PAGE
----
How Does Alcohol Affect Weight?

women enjoying drinks together

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Making changes to your diet for weight loss can be a challenge. While much attention is paid to the food you eat, it's equally important to consider what you drink. Weight loss plans nearly always include changes to diet, and cutting back on fruity juices, sugary sodas, and alcoholic beverages can also help lose weight.

Keep reading if you are curious about how consuming alcohol may impact your weight loss goals. You will learn more about how alcohol is metabolized and how consuming it may influence your food choices.

If you or a loved one are struggling with substance use or addiction, contact the Substance Abuse and Mental Health Services Administration (SAMHSA) National Helpline at 1-800-662-4357 for information on support and treatment facilities in your area.

How Alcohol Affects Weight Loss

Cutting back on or eliminating alcohol can affect body weight in several ways. The relationship between alcohol and weight loss is direct, and alcohol can contribute to weight and overall health.

Note that weight loss is not always a healthy decision, and you don't necessarily have to lose weight to be healthier. Also, losing weight does not contribute to health if the methods you use don't support overall health, including nutrient quality of foods, how dieting can impact mental health and body image, and more. Discuss any weight concerns you have with your health care provider.

Affects Food Choices

According to one study of alcohol use and obesity, when alcohol consumption goes up, the likelihood of making balanced, healthy lifestyle choices goes down.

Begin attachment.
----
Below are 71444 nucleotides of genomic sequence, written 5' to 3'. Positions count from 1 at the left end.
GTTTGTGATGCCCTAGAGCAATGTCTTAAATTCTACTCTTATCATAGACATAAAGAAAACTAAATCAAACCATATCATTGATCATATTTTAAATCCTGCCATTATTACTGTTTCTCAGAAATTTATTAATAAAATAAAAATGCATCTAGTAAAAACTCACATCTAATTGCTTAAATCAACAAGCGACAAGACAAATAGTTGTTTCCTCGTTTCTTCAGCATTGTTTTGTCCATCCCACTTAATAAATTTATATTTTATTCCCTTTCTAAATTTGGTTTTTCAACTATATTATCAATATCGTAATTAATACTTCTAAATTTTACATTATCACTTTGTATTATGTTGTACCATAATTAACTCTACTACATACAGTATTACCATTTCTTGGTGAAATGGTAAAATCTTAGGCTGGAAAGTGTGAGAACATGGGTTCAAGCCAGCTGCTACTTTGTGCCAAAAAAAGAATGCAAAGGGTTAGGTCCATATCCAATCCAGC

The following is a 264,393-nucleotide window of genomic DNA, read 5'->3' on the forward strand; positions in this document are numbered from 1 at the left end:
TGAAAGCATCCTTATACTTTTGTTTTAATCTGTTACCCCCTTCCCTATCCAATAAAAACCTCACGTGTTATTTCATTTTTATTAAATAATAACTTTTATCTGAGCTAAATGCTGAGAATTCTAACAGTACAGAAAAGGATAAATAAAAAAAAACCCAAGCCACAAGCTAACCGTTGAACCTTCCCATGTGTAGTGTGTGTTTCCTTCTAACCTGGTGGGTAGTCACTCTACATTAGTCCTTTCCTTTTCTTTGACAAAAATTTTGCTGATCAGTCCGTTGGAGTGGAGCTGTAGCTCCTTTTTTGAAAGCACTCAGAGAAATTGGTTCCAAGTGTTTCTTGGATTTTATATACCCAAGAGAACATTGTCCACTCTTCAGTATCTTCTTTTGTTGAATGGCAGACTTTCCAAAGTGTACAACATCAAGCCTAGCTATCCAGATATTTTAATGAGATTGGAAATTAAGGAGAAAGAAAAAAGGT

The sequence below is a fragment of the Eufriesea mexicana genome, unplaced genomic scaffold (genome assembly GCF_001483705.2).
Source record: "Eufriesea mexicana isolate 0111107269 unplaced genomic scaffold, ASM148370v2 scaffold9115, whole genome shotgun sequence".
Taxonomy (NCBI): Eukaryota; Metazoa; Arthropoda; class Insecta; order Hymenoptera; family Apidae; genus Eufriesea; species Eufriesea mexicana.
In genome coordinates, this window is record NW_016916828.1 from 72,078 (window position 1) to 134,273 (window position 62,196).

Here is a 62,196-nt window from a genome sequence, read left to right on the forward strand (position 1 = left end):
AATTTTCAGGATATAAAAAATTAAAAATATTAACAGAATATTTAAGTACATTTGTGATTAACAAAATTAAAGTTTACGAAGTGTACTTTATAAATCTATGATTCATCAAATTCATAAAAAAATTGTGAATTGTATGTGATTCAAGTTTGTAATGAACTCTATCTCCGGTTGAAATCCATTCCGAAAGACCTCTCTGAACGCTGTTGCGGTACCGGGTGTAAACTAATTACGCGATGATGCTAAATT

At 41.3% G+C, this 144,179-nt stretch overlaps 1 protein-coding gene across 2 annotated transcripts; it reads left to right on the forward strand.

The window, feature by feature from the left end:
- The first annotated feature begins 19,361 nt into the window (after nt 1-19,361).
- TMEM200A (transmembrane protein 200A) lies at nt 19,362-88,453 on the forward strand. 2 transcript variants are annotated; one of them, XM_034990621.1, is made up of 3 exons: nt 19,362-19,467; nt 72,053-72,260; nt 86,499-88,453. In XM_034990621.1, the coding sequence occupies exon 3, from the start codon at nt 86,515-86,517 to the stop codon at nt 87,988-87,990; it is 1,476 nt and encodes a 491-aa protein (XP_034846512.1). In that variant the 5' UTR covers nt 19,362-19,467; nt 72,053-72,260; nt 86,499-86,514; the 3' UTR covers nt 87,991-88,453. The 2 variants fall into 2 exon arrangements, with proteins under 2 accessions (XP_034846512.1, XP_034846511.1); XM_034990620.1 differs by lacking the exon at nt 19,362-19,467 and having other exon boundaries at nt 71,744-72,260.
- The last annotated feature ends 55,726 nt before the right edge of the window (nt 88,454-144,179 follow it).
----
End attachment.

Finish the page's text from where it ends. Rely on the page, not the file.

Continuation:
In other words, we are likely to eat less nutritious food when drinking and consume more calories from a combination of alcoholic beverages and foods high in unhealthy fats and added sugars.

Interestingly, research has found that people who frequently drink moderate amounts of alcohol may "enjoy a healthier lifestyle in general that may protect them from weight gain." But, they also state that alcohol can be an obesity risk factor for some people. More research is needed.

Another study found that research subjects ate about 11% more after an alcoholic drink than those who did not consume alcohol. They also ate nearly 25% more high-fat, savory foods. While a healthy diet doesn't have to eliminate higher-fat or higher-calorie foods, the goal is moderation, which can be challenging to maintain when under the influence.

Another study, published in 2018, examined the eating choices of college students and the impact alcohol had on their food consumption. This study found that students were more likely to consume empty-calorie foods on days when they consumed alcohol.

Slows Metabolism

When you consume food, your body metabolizes it, breaking it down by its nutrients and storing it or using it as energy. However, because the human body cannot store alcohol, when you consume alcoholic drinks, the body immediately begins to process the alcohol and stores other nutrients such as fats, carbohydrates, and proteins aside. That set-aside energy is then stored as body fat.

When this break in the metabolic process happens, the metabolism slows. Over time, with repeated alcohol intake, the metabolism slows more and can lead to weight gain.

Disrupts Sleep

Whether it's a single glass of wine with dinner or several cocktails before bed, alcohol directly impacts the quality of sleep. A 2018 study monitored 4,098 adults and measured the impact of alcohol on the autonomic nervous system during sleep.

A low intake of alcohol (defined as 0.25 grams of alcohol per 1 kilogram of study participant's weight) resulted in a 9% drop in sleep quality. A high alcohol intake worsened sleep quality by nearly 39%.